In one interview about the film, Pemberton illustrates the power of business in contemporary democracy with reference to when film industry bosses got the John Key-led National Government to change some important laws to suit them: “One of the clearest examples for me was when one of the world’s wealthiest film companies, Warner Bros, lobbied the NZ government to change our labour laws and provide them with generous tax breaks in exchange for making the Hobbit movies here. It really showed the power of capital and its desire to weaken the position of labour—along with the inability of governments to resist such pressure” – see Steve Newall’s Capital in the Twenty-First Century director explains his NZIFF doco.
In this interview, Pemberton also discusses the role he wants the film to play in encouraging people to fight back against the lack of democracy: “The goal is to stimulate composed and clear conversations around capital, to illuminate the forces of capital and to show how it moves, acts and reacts. In many democracies, capital has become the tail that’s wagging the dog, which is creating outcomes that are worst for most of us—as two-thirds of people in developed economies are now on track to be poorer than their parents. But the future is not written. One of the reasons Capital In The Twenty-First Century takes such a long-view of capital is to highlight how our relationship with capital can and has changed over time. I’m also sure it will again.”
But like Piketty, in many ways the filmmaker seems very pessimistic about the uneven relationship between capitalism and democracy, saying “I think capital is damaging democracy… And this is why we can’t address issues virtually all of us are concerned about – like climate change, like housing costs, like tax havens.”
Pemberton is still optimistic about the power of politics and democracy to fix big problems in the world. He told RNZ’s Kim Hill: “There’s no reason why tax havens can’t be solved. I mean, that’s just so simple. The only thing that stopping us solving the issue of tax havens is capital and the way that capital is dominating politics. It is really that basic; rich people, wealthy people, like them and they put pressure on governments to maintain them.” And “Fixing democracy and wrenching it back from the wealthy is the only way to rein in capital, Pemberton says.”
You can listen to his very interesting 26-minute interview with Hill here: Justin Pemberton – Capital in the Twenty-First Century. And in this he also talks about other intractable problems, such as climate change: “when you’re thinking about climate change, the reason it’s not being sorted is because of capital, is because of capital and politics. It’s not because most people don’t believe this is an urgent thing that needs to be dealt with. It’s the capital that’s getting in the way.”
The film has just screened in Australia and the Australian Financial Review, not normally known for its sympathy for the plight of the poor and exploited, gave the film a strong review, saying the “doco is essential viewing for anyone who sees the cinema not as an escape from the workaday world on a rainy day, but as a tool that helps us understand the strange days in which we live”.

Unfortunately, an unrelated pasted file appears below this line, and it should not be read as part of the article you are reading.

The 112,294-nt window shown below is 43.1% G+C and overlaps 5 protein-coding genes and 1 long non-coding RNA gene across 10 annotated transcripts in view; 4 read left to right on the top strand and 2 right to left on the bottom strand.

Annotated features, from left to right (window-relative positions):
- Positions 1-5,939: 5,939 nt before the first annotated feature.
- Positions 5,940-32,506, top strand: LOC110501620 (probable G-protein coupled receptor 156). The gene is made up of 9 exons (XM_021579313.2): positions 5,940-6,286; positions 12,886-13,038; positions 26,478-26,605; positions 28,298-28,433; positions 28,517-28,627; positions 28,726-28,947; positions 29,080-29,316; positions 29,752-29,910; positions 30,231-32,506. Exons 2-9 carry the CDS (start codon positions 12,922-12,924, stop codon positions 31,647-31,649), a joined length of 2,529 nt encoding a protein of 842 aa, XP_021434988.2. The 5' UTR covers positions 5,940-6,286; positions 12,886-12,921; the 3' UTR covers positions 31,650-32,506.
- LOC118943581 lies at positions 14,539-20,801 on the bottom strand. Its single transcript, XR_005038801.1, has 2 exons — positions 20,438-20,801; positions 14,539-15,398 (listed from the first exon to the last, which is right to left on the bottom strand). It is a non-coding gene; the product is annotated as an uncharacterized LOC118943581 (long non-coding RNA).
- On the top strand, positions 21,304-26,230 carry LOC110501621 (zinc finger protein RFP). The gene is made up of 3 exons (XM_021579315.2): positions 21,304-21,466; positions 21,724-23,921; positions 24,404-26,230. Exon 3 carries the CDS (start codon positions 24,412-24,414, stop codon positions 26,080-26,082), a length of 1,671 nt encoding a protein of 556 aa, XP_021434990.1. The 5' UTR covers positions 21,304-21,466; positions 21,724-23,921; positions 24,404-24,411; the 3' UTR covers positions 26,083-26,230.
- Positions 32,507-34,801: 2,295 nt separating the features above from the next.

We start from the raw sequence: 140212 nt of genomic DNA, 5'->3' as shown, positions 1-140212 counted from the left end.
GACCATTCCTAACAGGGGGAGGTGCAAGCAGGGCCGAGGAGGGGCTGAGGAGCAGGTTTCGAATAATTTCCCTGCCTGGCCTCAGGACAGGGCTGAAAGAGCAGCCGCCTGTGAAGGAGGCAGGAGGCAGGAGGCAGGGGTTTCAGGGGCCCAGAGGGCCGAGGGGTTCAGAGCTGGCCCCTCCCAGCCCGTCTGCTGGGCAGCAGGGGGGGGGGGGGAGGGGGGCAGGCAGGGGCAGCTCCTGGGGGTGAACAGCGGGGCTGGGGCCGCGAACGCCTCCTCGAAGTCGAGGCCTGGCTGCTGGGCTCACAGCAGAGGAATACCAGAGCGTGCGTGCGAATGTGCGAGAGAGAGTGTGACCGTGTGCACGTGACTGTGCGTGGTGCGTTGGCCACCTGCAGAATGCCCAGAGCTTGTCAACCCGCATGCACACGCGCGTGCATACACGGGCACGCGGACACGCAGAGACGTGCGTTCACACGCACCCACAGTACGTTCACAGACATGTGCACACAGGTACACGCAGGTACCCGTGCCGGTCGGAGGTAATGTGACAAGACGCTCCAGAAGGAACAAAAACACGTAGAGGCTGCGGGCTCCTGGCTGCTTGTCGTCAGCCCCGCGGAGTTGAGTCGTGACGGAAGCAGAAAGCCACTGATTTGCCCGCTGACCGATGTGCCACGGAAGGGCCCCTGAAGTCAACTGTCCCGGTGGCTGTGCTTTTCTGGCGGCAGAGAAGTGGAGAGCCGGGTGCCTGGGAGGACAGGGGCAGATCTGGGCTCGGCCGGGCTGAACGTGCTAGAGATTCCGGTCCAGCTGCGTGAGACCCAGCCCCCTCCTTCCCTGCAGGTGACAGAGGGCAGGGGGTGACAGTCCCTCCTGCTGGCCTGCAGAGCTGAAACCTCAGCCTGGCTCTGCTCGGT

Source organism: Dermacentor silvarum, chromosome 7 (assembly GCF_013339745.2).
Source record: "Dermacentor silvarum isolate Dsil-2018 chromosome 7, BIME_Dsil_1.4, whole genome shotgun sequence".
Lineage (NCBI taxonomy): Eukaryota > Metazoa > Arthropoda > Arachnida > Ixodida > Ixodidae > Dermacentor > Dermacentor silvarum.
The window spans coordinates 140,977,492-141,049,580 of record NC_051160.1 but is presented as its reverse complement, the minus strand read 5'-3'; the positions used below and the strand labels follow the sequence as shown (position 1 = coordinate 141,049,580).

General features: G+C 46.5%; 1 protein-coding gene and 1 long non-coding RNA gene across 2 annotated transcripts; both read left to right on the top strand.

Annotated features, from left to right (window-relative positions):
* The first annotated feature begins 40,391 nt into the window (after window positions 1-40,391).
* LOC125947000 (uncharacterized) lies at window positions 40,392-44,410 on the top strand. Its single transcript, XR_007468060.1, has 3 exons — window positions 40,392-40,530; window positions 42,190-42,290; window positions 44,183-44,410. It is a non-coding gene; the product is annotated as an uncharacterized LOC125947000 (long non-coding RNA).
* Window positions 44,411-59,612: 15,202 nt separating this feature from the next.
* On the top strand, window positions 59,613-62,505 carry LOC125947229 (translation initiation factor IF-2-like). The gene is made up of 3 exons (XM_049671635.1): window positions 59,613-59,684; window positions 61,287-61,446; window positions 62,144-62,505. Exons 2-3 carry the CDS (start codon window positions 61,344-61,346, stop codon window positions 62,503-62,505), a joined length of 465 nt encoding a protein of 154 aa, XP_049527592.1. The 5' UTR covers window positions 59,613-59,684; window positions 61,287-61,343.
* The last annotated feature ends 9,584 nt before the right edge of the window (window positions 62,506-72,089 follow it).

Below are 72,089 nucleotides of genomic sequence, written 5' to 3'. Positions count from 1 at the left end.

The Australian Financial Review’s New Zealand counterpart, the National Business Review has also published an in-depth video interview with Pemberton about the making of the film and it’s subject matter – see: Nathan Smith’s Kiwi director breathes new life into Piketty’s ‘Capital in the 21st Century’ (paywalled).
The NBR reports that the Piketty analysis and film “was a ‘warning call’ that if the conditions of today’s global economy, funnelling the world’s capital into fewer and fewer hands (particularly to the owners of the giant tech companies), then a return to the inequalities of previous centuries is ‘inevitable’.”
In the interview, Pemberton singles out tech companies for special mention: “Global capital is now one big beast, represented in its purest form by the big tech companies. They create far fewer jobs than did the companies of the past and make vastly more amounts of money but pay no tax… This is breaking the social contract we all signed up to as democratic countries. I know Facebook, Google and Apple want their workers to enjoy roads or the justice system and reasonable education but they’re not going to pay for it”.
He concludes: “I think 99.99% of the planet would be better off if we looked at renegotiating our relationship with capital”.
So, how did the film come to be made by New Zealanders? For an explanation of this and other aspects of the film, see Metro Magazine’s Q+A: Auckland-based director Justin Pemberton on doco Capital in the 21st Century.
Finally, the movie is next screening in Wellington as part of the New Zealand International Film Festival. And as part of the screenings on Sunday and Monday, I’ll be holding post-screening question-and-answer sessions with director Justin Pemberton – for details see: Capital film screenings in Wellington and elsewhere.